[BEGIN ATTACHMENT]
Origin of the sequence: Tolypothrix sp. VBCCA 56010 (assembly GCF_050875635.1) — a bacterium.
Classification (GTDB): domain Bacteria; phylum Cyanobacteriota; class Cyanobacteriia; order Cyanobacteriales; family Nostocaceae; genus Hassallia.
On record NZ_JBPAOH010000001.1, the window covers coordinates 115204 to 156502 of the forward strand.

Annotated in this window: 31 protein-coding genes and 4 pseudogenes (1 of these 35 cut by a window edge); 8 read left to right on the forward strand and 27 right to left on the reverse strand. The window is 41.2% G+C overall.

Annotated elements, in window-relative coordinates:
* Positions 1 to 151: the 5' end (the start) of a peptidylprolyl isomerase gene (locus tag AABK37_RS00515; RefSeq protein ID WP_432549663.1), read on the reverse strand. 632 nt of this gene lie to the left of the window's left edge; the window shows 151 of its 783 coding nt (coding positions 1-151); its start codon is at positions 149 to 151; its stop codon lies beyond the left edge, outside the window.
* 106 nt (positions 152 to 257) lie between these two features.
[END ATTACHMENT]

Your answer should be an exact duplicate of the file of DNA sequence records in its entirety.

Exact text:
Origin of the sequence: Tolypothrix sp. VBCCA 56010 (assembly GCF_050875635.1) — a bacterium.
Classification (GTDB): domain Bacteria; phylum Cyanobacteriota; class Cyanobacteriia; order Cyanobacteriales; family Nostocaceae; genus Hassallia.
On record NZ_JBPAOH010000001.1, the window covers coordinates 115204 to 156502 of the forward strand.

Annotated in this window: 31 protein-coding genes and 4 pseudogenes (1 of these 35 cut by a window edge); 8 read left to right on the forward strand and 27 right to left on the reverse strand. The window is 41.2% G+C overall.

Annotated elements, in window-relative coordinates:
* Positions 1 to 151: the 5' end (the start) of a peptidylprolyl isomerase gene (locus tag AABK37_RS00515; RefSeq protein ID WP_432549663.1), read on the reverse strand. 632 nt of this gene lie to the left of the window's left edge; the window shows 151 of its 783 coding nt (coding positions 1-151); its start codon is at positions 149 to 151; its stop codon lies beyond the left edge, outside the window.
* 106 nt (positions 152 to 257) lie between these two features.